23. 23. Authority Story In today’s business world, hierarchy is not irrelevant. Most organizations, even those who claim to be to be flat, have unspoken rules and norms about authority. Only you know your organization cultural norms. But what’s important is that you don’t let your beliefs hijack you by unconsciously taking a back seat.
  24. 24. Define Your Value proposition • What are my unique strengths, and what do I contribute that others don’t? • What is the scope of my role and my sphere of influence? • What does success looks like in my role
  25. 25. Perspective: What hat are your Wearing Maturity involves thinking like a businessperson rather than just a functionary…being able to consider how a decision impacts not only one’s community but also the larger society of which one is a member… As you go through each leadership passage, you need to be preparing for the next. And you cannot wait until the day you receive your Sr. manager title to start thinking like one. - Prof Ram Charan, Leadership Pipeline
  26. 26. Clarity What do you value…what is important to you
  27. 27. Communication Strategies Skill Conditioning
  28. 28. The value of your communication is in what is received by your listener. So, it is your responsibility to adapt or customize your communication style to the needs of your listeners. The more adaptive you are, the more successful leader you become - Amy Jan Su, Own the Room
  29. 29. Communication Strategies • Active Listening & information gathering • Presenting to Senior management – Structuring your talk – Framing – Advocating
  30. 30. Active Listening
  31. 31. Gathering Information
  32. 32. Presenting with Impact Checklist • Who is your audience? What tone do you want to strike? What outcomes do you want to achieve? • What frame and organizing structure will you use? • What are the key points you need to make? • What are some questions you can keep with you to engage the audience if necessary • How will you listen and look for cues to engage and connect to your audience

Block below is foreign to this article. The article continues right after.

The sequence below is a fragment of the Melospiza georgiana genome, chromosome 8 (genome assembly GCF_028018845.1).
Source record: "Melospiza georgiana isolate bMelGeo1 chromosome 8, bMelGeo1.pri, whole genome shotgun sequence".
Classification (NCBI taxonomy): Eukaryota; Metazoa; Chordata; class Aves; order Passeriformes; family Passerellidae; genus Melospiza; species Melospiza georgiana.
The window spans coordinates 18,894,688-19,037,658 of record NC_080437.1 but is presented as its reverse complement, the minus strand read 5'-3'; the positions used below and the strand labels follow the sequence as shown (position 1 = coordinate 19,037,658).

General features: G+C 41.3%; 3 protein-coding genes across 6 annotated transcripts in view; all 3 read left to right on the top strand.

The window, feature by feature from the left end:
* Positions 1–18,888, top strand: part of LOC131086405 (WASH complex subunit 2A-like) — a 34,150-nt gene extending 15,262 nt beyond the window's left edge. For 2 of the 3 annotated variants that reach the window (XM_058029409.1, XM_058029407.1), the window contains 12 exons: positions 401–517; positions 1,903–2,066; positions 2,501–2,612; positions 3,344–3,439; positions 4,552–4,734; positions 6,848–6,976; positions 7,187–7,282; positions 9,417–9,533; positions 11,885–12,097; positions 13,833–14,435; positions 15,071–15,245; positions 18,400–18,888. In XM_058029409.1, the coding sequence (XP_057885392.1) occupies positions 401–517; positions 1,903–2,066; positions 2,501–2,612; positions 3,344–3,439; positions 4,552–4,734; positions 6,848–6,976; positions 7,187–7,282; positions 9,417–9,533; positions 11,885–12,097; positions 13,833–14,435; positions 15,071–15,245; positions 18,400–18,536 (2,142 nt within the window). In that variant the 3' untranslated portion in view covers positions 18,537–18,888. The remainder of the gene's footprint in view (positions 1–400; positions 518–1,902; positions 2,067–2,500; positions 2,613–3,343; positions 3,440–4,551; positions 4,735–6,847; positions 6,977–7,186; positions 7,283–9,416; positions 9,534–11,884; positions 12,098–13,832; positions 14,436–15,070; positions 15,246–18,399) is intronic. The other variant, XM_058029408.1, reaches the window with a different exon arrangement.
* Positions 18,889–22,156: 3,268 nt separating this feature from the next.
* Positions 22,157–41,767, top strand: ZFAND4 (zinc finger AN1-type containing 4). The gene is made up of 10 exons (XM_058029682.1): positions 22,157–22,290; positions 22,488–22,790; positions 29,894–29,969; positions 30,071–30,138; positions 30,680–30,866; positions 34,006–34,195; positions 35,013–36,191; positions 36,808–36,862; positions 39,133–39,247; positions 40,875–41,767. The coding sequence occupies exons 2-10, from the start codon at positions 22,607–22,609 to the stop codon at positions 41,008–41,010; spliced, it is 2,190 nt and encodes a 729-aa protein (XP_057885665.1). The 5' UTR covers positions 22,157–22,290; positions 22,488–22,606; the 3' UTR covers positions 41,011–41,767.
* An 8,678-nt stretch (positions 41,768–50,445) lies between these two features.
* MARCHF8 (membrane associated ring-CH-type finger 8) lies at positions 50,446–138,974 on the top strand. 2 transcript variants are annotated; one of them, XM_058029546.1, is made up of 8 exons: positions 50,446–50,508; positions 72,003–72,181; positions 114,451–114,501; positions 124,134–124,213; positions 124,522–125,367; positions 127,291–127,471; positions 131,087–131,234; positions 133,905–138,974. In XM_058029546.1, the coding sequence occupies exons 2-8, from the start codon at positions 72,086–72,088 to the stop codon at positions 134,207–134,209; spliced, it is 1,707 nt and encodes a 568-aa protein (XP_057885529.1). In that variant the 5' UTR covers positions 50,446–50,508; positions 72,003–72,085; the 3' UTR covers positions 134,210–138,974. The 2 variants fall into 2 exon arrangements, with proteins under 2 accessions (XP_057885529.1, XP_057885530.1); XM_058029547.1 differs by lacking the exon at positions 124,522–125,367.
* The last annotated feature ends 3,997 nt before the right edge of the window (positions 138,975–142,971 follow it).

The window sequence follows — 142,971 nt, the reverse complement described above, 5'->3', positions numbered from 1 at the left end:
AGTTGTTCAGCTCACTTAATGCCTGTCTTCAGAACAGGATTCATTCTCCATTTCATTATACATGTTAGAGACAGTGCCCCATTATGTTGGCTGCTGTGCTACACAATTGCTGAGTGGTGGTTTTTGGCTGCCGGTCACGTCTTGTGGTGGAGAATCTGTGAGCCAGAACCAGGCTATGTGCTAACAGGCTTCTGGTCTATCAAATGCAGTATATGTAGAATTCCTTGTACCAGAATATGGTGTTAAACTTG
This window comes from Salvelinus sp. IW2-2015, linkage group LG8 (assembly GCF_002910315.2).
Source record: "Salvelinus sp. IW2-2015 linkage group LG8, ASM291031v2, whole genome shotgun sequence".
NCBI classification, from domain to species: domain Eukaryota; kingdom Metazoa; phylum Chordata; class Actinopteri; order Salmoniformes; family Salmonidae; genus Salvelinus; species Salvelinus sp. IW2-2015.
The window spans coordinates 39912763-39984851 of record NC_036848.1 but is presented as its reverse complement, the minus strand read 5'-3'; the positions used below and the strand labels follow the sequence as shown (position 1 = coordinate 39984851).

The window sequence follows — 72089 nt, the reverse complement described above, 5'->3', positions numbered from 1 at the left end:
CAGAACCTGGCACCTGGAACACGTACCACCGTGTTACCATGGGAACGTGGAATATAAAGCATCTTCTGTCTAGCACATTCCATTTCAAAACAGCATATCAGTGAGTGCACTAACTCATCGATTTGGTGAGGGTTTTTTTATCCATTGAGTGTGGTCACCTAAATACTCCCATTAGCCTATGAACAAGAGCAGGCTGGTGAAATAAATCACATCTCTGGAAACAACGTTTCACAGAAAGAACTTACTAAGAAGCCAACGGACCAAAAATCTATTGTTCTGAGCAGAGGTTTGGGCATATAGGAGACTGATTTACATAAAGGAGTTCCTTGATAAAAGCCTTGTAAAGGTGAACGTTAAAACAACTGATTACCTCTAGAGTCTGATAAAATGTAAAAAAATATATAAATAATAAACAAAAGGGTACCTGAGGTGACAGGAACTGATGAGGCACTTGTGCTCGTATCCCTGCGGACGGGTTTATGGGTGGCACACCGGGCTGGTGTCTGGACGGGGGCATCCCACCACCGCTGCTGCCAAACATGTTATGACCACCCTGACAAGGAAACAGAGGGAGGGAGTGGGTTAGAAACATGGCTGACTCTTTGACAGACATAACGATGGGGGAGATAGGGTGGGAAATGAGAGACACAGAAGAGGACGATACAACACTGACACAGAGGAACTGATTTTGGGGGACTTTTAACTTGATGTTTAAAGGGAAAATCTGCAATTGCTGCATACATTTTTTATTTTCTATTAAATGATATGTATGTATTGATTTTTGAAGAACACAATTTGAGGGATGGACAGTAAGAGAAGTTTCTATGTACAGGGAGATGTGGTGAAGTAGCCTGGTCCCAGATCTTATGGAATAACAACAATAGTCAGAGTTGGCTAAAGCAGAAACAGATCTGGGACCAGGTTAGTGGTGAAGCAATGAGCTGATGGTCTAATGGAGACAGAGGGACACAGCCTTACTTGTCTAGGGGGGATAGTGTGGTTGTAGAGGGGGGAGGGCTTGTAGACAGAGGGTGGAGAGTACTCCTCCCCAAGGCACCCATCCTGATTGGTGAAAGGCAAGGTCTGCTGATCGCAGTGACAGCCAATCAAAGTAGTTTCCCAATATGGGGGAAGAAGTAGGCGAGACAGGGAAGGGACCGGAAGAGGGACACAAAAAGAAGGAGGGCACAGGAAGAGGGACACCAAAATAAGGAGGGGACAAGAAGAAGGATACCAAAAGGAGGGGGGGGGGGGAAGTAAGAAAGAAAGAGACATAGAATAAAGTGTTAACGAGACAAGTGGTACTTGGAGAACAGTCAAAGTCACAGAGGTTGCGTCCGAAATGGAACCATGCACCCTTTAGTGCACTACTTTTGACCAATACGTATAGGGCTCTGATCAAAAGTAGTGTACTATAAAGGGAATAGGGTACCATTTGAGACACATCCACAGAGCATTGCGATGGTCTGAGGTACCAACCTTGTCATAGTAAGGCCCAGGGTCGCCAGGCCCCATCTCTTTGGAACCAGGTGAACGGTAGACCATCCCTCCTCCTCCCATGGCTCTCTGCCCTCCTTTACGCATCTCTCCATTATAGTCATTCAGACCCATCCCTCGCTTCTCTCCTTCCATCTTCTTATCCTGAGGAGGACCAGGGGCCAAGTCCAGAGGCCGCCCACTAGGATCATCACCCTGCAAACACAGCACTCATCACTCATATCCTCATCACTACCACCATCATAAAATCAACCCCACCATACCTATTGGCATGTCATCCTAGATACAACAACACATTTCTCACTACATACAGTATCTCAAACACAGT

33. 33. Jen Su/ Maignan Wilkins; Own the Room
  34. 34. Energy Physical Conditioning
  35. 35. Physical Conditioning 1. How you come across- Perception Management 2. How you Interact- Your Social graces 3. How you present your ideas- Communicating Effectively
  36. 36. Perception Management • The way you carry yourself • Grooming • Body language • Your Social Interactions • Effectiveness of your communication
  37. 37. Your social Interactions • Etiquette & social graces • Interacting with senior executives • Cultural sensitivity
  38. 38. Interpersonal Skill • ability to connect easily with people • engage people • work a room • Listening skills • Networking • Engaging- connecting
  39. 39. Physical characteristics • Appearance and stature - grooming, physical attractiveness, height and posture • Mannerisms including eye contact and walk • Looks the part
  40. 40. She thinks the changes boosted her self confidence, resulting in faster acceptance of her ideas by senior management. "In the past, [that quick buy-in] wasn't one of the things I was known for.” In 1955 University of Texas at Austin researchers Monroe Lefkowitz, Robert R. Blake and Jane S. Mouton discovered that a man could increase by 350 percent the number of pedestrians who would follow him across the street against the light by changing one simple thing. Instead of casual dress, he donned markers of authority: a suit and tie.
  41. 41. Thank you! www.gravitaslpi.com gravitasperco@gmail.com